And oh, how very big and goofy Overboard is. This is nowhere clearer than in the matter of Dean's four sons, who exist not at all as characters, and barely even as a plot complication. Mostly, they're around to add color, like another movie might mention one of its character's obsession with hats. They're marked out with tics, not even personality traits: oldest brother Travis (Brian Price) likes porn, youngest brother Joey (Jeffrey Wiseman) can't read, twins Charlie (Jared Rushton) and Greg (Jamie Wild) are going through an "arson phase", which might have set up a plot-point, or at least a gag, in a better movie. Between the four of them, they're basically just around to be silly and cute, and to help motivate the inevitable moment when Joanna-as-Annie starts to figure out that she really likes it here.

The movie is fundamentally soft and gentle, so much so that it barely even feels like it exists at all. Joanna's viciousness is meekly played for some halfway decent "I can't believe I live in a shithole" jokes early on, and Hawn goes all the way in on accentuating the hard surface of her rich monster early on, but that's just about it for anything approaching an edge. Most of it is just watching as the inevitable takes place (I think that Overboard predates the firm solidification of the '90s and '00s romcom formula to which it unerringly subscribes - they hate each other, they fall in love, she finds out he's been keeping some horrible secret about 80% of the way through, this gets resolved in the last scene - so maybe it wasn't quite as brutally predictable in '87), and cooing in delight as Hawn and Russell make goo-goo eyes at each other. They're both good - Hawn is in fact quite good, making the script's odd ideas about what's going on in her head feel plausible. Good enough to make the movie worth it? Eh, maybe. It's harmless enough, however shabbily made, what with Alan Silvestri's bland musical score, dominated by a motif that sounds like the main motif from every other '80s comedy, and what with the frequently bad editing that pays little attention to spacial geography and less to continuity of movement (at one point, I would have sworn before everybody and everything that Joanna goes back to New York after throwing Dean off the boat, but nope: they just went around the bay and came back to where they started, or something).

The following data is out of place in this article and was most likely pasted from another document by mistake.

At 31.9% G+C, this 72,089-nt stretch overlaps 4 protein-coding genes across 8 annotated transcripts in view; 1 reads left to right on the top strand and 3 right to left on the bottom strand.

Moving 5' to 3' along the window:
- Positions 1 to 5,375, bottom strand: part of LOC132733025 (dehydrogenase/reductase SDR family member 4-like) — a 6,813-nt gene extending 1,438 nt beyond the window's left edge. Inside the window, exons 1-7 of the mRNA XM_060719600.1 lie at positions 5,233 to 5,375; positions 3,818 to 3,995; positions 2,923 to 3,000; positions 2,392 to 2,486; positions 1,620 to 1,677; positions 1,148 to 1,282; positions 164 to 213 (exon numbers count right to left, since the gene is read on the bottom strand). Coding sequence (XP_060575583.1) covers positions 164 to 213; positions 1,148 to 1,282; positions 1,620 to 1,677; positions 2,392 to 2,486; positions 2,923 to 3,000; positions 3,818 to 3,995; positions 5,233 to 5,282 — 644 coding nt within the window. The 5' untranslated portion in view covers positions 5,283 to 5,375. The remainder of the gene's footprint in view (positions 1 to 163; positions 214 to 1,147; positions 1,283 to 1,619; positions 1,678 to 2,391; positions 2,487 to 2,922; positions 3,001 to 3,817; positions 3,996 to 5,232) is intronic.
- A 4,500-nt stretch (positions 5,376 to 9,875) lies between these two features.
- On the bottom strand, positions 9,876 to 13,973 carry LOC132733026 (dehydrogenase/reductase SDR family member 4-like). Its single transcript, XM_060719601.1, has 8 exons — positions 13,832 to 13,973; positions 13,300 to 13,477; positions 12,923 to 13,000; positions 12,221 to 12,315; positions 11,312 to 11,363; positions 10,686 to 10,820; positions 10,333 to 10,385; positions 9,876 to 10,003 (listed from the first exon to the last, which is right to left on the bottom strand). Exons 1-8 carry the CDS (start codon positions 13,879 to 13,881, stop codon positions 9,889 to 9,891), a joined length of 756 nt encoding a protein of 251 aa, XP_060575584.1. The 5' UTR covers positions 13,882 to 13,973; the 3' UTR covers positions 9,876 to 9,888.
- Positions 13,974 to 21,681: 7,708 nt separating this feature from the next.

You know who does make the movie worth it? Edward Herrmann and Roddy McDowall. Neither of them are doing anything even one inch outside of their wheelhouse: Herrmann plays Joanna's terrible rich asshole husband, all smug primness and arch line deliveries, and McDowall plays the fussy, put-upon head butler of Joanna's yacht. But they're both extremely satisfying to watch, in the grand tradition of character actors quietly working to make sure everything is on track even if the movie doesn't earn it. And while I'm saying nice things about elements of the movie that don't really matter, I love the hell out of Wayne Finkelman's costumes for Hawn when she's still in vile rich person mode, all hideous '80s fashion nightmares like clashing black-and-white streaks and sunglasses that are bigger on one side than the other. Costuming is the one legitimately hilarious aspect of this nominal comedy, but that's a Marshall film: all banal mirth and little smiles, and whenever something that's actually good drifts by, you've got to cling to it like a life preserver.

*I haven't seen The Princess Diaries, which seems like the only plausible counterargument.